vol 3 issue 7

Flow motion

29 May 2008
By Chris Edwards
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In chip-design, people tend to talk of flows - based on the idea that development is a waterfall process that moves from specification through the design of register-transfer level (RTL) logic using hardware description languages to the physical layout and routing of gates. Finally, the design is analysed as a sea of interconnected transistors to gauge whether it will work and result in a high yield once devices have been made at the fab.

Today, large chipmakers such as NXP Semiconductors are moving to fab-light strategies - where they outsource much of their production of system-on-chip (SoC) devices to foundries. So it looks as though the design flow looks to be the place where the chipmakers need to focus. But it is not as simple as that, says Barry Dennington, NXP's senior vice president in charge of design in an interview with E&T at the Design Automation and Test in Europe (DATE) conference.

"The RTL-to-gates flow is not commoditised. But we are experts in developing these flows. We are best-in-class or at least as good as the competition in developing them," says Dennington. But the company does not see that much value in assembling its own RTL-to-gates flow or in writing tools that can be supplied by specialists.

"We have made a big move by saying: 'We don't want to buy 20 different tools to form a design flow'. We made a stronger commitment last year to Cadence and we will really make that partnership work. We will go hand-in-hand with them to develop techniques collaboratively," says Dennington. Areas of collaboration include low-power design - NXP has adopted the Common Power Format originally developed by Cadence - and in techniques to make it easier to put different radio-frequency interfaces on the same chip.

"We are trying as much as possible to eliminate the internal tools. There is no point trying to make a better Spice simulator," Dennington claims. "If it is commercially available then we will buy it. We want to focus on things that are differentiating."

However, it does not mean that NXP sees Cadence as its sole supplier or, more importantly, the creator of a complete flow that the chipmaker can use across the company, from standalone analogue chips to SoCs.

"Nobody has offered a flow in the market. I am interested in talking to companies who would like to do that. It is something disruptive that is yet to come," Dennington says. Although the EDA suppliers can provide tools to make up a flow, none have, so far, built an environment that glues them together into a cohesive whole, and which automates the most repetitive processes. The startup Reshape made some forays into this area, having acted as a design-services company, but it was forced to shut its doors in 2006, its assets bought up by Magma. "We saw a lot of benefit in Reshape," Dennington claims, especially when it came to working with Magma's Talus implementation tools.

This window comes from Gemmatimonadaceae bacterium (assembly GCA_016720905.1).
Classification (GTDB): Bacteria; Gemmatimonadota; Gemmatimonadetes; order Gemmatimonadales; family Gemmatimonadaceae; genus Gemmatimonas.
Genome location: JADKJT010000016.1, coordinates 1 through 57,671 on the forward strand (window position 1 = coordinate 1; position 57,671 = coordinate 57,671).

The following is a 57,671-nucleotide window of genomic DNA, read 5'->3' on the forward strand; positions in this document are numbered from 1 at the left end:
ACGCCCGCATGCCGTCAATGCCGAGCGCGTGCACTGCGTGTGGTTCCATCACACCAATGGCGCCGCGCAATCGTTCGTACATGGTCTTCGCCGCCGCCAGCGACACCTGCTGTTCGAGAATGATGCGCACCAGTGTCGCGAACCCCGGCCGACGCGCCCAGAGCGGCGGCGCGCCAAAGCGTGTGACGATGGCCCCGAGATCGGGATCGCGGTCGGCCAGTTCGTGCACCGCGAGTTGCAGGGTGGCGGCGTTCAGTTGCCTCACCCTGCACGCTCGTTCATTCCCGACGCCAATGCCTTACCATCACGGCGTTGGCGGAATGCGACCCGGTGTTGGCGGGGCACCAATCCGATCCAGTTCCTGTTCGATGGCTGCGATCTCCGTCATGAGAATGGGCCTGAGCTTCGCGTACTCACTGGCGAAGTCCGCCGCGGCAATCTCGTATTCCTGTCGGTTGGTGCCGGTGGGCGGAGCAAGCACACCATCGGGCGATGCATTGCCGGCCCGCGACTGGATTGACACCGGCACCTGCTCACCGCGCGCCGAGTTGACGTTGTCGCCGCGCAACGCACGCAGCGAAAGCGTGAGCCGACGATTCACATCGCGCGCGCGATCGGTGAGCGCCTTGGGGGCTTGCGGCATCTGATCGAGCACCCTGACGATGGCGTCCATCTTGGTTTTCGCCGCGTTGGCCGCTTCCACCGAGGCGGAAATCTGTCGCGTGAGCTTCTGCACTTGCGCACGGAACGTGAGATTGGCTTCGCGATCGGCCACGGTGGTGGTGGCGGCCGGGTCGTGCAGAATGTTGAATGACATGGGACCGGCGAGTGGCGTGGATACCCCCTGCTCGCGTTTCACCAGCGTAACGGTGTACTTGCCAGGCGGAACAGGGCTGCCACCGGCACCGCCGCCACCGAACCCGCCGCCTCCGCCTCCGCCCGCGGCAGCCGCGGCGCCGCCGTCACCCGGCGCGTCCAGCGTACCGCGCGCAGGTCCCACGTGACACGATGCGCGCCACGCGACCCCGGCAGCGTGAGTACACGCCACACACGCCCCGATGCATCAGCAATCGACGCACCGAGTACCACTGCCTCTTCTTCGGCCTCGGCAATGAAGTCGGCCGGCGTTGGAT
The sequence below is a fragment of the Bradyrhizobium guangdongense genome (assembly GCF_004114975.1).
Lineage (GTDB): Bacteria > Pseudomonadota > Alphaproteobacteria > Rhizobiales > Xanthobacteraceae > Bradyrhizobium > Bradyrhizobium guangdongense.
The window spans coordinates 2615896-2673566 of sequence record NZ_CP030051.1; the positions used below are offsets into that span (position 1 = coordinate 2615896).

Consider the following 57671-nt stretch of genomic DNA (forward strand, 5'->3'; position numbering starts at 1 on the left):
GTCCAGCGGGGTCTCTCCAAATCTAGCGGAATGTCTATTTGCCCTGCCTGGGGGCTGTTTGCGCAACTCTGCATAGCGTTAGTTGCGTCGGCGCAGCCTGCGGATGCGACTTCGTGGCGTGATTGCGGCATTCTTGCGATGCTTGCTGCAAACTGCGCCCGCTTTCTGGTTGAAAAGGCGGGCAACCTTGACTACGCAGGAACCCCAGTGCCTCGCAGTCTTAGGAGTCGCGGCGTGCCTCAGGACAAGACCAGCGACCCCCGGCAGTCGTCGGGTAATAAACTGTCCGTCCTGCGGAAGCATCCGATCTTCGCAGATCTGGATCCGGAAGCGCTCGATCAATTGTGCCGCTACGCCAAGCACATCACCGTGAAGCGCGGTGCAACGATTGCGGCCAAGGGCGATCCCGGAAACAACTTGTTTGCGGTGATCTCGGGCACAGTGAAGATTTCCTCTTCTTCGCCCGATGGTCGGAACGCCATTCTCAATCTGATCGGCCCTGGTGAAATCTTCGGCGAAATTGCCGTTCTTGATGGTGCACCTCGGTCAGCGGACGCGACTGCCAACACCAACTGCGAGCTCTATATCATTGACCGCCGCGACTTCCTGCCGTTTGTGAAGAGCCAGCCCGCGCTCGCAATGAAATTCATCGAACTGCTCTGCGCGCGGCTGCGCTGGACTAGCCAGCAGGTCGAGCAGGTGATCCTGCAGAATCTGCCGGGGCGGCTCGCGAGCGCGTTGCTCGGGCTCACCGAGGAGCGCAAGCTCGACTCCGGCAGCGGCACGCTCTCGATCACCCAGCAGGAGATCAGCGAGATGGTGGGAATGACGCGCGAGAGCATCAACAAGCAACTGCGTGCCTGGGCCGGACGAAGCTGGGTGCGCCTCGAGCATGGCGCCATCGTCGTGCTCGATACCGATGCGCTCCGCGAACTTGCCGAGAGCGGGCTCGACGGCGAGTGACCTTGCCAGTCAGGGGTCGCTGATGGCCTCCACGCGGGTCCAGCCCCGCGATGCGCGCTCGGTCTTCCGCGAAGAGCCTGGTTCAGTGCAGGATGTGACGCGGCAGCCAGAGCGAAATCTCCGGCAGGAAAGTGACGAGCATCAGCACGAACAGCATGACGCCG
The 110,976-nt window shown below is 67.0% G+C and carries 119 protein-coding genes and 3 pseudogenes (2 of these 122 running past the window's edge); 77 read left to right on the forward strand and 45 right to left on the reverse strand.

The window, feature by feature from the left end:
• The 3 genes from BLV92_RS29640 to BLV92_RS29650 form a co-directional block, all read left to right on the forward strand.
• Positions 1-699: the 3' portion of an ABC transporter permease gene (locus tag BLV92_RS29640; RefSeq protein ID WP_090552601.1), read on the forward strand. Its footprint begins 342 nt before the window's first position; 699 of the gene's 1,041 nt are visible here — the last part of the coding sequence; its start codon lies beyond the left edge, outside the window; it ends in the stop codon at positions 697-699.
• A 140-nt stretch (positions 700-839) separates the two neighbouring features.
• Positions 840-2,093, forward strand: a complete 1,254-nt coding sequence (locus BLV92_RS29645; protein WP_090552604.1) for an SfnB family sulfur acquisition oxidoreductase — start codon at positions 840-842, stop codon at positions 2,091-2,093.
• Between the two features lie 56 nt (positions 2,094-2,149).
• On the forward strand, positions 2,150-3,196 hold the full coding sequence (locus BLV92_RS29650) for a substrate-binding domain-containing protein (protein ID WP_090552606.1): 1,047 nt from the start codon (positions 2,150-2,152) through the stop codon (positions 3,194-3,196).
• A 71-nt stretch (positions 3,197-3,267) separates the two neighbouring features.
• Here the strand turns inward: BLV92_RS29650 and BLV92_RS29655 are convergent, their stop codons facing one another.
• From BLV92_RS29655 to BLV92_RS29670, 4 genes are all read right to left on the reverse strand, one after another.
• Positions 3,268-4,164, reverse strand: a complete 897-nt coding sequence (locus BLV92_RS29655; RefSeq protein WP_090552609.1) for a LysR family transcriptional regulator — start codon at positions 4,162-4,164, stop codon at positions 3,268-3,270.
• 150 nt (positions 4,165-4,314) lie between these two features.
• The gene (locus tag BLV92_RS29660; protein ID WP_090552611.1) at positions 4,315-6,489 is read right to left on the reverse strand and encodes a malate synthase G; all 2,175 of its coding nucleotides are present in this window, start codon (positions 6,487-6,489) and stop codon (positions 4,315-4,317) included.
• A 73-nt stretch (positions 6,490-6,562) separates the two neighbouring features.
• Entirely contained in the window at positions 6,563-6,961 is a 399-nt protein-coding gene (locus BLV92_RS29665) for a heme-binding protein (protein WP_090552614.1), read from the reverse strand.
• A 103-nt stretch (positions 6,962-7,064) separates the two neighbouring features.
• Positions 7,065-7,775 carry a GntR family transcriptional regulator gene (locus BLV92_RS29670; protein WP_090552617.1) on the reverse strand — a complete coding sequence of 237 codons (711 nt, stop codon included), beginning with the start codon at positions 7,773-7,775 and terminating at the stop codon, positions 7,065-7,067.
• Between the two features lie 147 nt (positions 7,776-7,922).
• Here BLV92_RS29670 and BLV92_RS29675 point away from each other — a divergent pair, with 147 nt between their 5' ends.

"Automation has to come," argues Dennington. "We focus automation on anything that is repeatable in the design process."

NXP has a number of initiatives to streamline the design process, such as 'flawless design'. The aim, says Dennington, is to get to the point where a major SoC project, not just a variant, should be fully functional with, at most, one change to a metal mask after tapeout.

"We hold frequent design reviews. They can take a full day. The teams go through checklists of: 'Have you checked that and observed this?'" Dennington explains. As common approaches are developed and rendered into a form that can be automated, the flow is updated. "We then refresh the checklist to include things that you still have to do manually."


Measurement has become a core part of how NXP organises chip design. For a number of years, the chipmaker has benchmarked some of its projects against the database built by Numetrics Management Systems (E&T, March 8).

"We started a few pilots with NXP about four years ago," says Ron Collett, Numetrics' president and CEO. "One of the groups that we piloted with was the identification group. They studied it and said it looks very powerful. We then launched into a multi-year deal with them.

"The big difference now is that the planning solution is being deployed across NXP. They are deploying all their IC projects."

Dennington notes: "We have gone from the situation where we say to teams, 'We would like you to use Numetrics', to where it is mandatory that they use Numetrics. The tools give us great predictability and they allow us to set targets on our suppliers."

Collett adds: "We are benchmarking all their project plans against industry norms. And applying tools to estimate cycle times. For example, if I change staffing levels, how will that change the cycle time?"

The focus on project manage-ment rather than individual design tools is something that NXP expects to pay off, says Dennington: "Much better discipline and governance allows us to use multiple design teams much more efficiently. That is part of working on exellence in execution. It is taking away one variable and one unknown."

Having used the Numetrics database for benchmarking and planning hardware development, Dennington says NXP is now working with Numetrics on techniques for doing the same for embedded software.